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Weight cycling and risk of forearm fractures: a 28-year follow-up of men in the Oslo Study.
Am J Epidemiol. 2008 Apr 15; 167(8):1005-13.AJ

Abstract

Weight cycling may lead to fractures in non-weight-bearing bone. The authors investigated the association between self-reported episodes of weight loss and forearm fracture in a cohort of elderly Norwegian men (n = 4,601; mean age = 71.6 years). Men initially examined in 1972-1973 as part of the population-based Oslo Study were reexamined in 2000. Weight and height were measured both times; histories of weight cycling (amount and frequency) and fracture and information on covariates were elicited by questionnaire. Irrespective of amount of weight loss, 35-43% of men reporting four or more weight loss episodes at ages 25-50 years had experienced a forearm fracture, as compared with 17-18% of men without weight loss episodes. For weight loss episodes that had occurred after age 50 years, associations were weaker. In an analysis limited to men whose last fracture had occurred after the weight loss episodes, the adjusted odds ratio for forearm fracture was 2.91 (95% confidence interval: 1.10, 7.64) for four or more weight loss episodes versus none. These findings suggest that weight cycling may predict forearm fracture in elderly men and indicate that the potentially harmful effects of weight cycling are related to the number of episodes occurring at ages 25-50 years.

Authors+Show Affiliations

Division of Epidemiology, Norwegian Institute of Public Health, Oslo, Norway. anne.johanne.sogaard@fhi.noNo affiliation info availableNo affiliation info availableNo affiliation info availableNo affiliation info available

Pub Type(s)

Journal Article
Research Support, Non-U.S. Gov't

Language

eng

PubMed ID

18303007

Citation

Søgaard, Anne Johanne, et al. "Weight Cycling and Risk of Forearm Fractures: a 28-year Follow-up of Men in the Oslo Study." American Journal of Epidemiology, vol. 167, no. 8, 2008, pp. 1005-13.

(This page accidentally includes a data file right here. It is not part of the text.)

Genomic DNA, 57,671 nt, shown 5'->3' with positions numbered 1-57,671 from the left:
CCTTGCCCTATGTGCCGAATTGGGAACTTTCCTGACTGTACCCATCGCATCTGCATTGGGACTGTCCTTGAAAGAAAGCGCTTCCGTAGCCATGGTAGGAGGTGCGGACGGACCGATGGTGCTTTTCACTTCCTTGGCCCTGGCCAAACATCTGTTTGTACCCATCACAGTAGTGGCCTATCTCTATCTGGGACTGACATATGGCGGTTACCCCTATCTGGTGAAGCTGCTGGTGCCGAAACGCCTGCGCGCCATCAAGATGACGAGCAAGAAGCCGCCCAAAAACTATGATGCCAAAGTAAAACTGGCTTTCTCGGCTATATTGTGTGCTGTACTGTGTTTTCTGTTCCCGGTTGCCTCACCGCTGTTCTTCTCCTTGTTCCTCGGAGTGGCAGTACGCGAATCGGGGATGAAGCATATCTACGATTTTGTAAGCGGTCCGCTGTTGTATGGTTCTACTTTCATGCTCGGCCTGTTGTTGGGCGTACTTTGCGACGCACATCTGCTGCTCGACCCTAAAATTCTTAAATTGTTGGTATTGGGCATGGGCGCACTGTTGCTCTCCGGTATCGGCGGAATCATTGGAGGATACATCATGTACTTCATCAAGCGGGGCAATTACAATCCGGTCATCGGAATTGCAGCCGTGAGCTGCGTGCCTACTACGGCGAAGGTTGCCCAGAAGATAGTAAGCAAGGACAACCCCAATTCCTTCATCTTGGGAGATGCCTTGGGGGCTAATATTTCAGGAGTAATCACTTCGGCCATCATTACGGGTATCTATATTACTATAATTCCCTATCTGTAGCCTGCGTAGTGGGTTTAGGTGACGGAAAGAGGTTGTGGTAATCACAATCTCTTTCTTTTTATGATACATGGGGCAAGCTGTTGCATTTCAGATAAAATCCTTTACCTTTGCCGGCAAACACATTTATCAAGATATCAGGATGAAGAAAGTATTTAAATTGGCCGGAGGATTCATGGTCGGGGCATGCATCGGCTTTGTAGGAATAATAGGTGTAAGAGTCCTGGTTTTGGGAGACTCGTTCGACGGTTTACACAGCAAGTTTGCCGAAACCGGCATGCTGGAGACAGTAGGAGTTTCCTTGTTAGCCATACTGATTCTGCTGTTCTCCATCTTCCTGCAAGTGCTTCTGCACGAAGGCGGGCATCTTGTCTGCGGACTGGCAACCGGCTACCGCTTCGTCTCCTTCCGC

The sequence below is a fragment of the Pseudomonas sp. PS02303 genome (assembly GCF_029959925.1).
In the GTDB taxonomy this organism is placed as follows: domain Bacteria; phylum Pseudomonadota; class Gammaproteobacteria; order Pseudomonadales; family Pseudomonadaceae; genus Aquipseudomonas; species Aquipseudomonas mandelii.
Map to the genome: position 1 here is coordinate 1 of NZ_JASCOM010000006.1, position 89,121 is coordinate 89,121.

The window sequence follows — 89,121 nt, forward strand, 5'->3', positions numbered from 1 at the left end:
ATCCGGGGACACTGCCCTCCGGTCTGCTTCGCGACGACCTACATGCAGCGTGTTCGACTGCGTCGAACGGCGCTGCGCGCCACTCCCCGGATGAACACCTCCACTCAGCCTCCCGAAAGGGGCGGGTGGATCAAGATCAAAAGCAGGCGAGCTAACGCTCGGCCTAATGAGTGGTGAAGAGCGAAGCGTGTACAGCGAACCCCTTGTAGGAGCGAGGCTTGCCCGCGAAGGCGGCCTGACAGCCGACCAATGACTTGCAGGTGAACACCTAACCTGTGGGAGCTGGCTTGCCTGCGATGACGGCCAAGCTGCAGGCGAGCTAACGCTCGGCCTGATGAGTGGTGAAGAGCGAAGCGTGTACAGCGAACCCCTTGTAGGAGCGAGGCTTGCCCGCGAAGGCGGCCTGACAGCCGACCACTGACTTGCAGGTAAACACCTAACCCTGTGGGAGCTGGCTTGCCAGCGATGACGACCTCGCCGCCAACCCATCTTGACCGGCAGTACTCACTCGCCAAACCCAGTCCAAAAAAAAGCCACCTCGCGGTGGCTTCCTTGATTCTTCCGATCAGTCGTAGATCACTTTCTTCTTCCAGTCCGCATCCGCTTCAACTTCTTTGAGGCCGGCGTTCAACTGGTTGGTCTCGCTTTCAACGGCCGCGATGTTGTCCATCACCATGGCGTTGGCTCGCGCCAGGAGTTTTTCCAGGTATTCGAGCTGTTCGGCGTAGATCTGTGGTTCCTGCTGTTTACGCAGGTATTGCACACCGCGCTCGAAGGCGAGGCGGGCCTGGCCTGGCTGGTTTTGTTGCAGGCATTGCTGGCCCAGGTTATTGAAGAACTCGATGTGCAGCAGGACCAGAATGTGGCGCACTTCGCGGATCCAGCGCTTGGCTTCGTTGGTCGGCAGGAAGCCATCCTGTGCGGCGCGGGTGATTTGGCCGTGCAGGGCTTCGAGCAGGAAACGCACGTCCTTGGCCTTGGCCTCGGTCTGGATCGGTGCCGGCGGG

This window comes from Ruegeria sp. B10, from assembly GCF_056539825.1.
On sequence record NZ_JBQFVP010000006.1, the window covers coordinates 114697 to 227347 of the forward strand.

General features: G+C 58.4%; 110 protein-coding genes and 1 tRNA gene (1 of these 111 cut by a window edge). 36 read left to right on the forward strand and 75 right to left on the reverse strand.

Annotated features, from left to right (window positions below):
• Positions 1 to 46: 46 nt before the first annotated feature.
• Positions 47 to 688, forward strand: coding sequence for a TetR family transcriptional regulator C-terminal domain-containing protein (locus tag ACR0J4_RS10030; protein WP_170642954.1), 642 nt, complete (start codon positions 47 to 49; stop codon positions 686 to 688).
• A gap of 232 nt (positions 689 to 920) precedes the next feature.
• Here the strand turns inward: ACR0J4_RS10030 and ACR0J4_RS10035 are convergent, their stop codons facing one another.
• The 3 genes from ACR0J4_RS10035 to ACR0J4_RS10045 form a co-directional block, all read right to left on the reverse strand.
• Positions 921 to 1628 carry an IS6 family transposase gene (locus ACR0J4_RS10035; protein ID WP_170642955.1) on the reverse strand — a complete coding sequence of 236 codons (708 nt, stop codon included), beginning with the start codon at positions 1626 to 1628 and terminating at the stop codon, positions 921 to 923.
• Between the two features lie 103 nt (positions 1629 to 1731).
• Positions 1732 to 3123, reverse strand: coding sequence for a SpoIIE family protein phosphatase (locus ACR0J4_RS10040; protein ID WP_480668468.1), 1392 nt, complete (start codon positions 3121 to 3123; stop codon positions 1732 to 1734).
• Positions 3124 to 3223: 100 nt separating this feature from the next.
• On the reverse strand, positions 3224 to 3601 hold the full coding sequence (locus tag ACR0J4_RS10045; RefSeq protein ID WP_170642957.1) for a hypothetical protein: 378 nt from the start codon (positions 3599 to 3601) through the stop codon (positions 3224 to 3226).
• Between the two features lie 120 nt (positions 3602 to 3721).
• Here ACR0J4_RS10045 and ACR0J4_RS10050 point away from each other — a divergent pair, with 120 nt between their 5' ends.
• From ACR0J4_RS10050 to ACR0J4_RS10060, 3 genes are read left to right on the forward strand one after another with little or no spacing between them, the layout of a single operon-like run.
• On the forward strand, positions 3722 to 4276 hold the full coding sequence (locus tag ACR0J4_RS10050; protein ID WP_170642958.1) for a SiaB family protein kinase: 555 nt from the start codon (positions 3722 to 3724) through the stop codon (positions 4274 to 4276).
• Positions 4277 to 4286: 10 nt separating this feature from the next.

Søgaard AJ, Meyer HE, Tonstad S, et al. Weight cycling and risk of forearm fractures: a 28-year follow-up of men in the Oslo Study. Am J Epidemiol. 2008;167(8):1005-13.
Søgaard, A. J., Meyer, H. E., Tonstad, S., Håheim, L. L., & Holme, I. (2008). Weight cycling and risk of forearm fractures: a 28-year follow-up of men in the Oslo Study. American Journal of Epidemiology, 167(8), 1005-13. https://doi.org/10.1093/aje/kwm384
Søgaard AJ, et al. Weight Cycling and Risk of Forearm Fractures: a 28-year Follow-up of Men in the Oslo Study. Am J Epidemiol. 2008 Apr 15;167(8):1005-13. PubMed PMID: 18303007.
* Article titles in AMA citation format should be in sentence-case
TY - JOUR T1 - Weight cycling and risk of forearm fractures: a 28-year follow-up of men in the Oslo Study. AU - Søgaard,Anne Johanne, AU - Meyer,Haakon E, AU - Tonstad,Serena, AU - Håheim,Lise Lund, AU - Holme,Ingar, Y1 - 2008/02/25/ PY - 2008/2/28/pubmed PY - 2008/5/16/medline PY - 2008/2/28/entrez SP - 1005 EP - 13 JF - American journal of epidemiology JO - Am. J. Epidemiol. VL - 167 IS - 8 N2 - Weight cycling may lead to fractures in non-weight-bearing bone. The authors investigated the association between self-reported episodes of weight loss and forearm fracture in a cohort of elderly Norwegian men (n = 4,601; mean age = 71.6 years). Men initially examined in 1972-1973 as part of the population-based Oslo Study were reexamined in 2000. Weight and height were measured both times; histories of weight cycling (amount and frequency) and fracture and information on covariates were elicited by questionnaire. Irrespective of amount of weight loss, 35-43% of men reporting four or more weight loss episodes at ages 25-50 years had experienced a forearm fracture, as compared with 17-18% of men without weight loss episodes. For weight loss episodes that had occurred after age 50 years, associations were weaker. In an analysis limited to men whose last fracture had occurred after the weight loss episodes, the adjusted odds ratio for forearm fracture was 2.91 (95% confidence interval: 1.10, 7.64) for four or more weight loss episodes versus none. These findings suggest that weight cycling may predict forearm fracture in elderly men and indicate that the potentially harmful effects of weight cycling are related to the number of episodes occurring at ages 25-50 years. SN - 1476-6256 UR - https://www.unboundmedicine.com/medline/citation/18303007/Weight_cycling_and_risk_of_forearm_fractures:_a_28_year_follow_up_of_men_in_the_Oslo_Study_ L2 - https://academic.oup.com/aje/article-lookup/doi/10.1093/aje/kwm384 DB - PRIME DP - Unbound Medicine ER -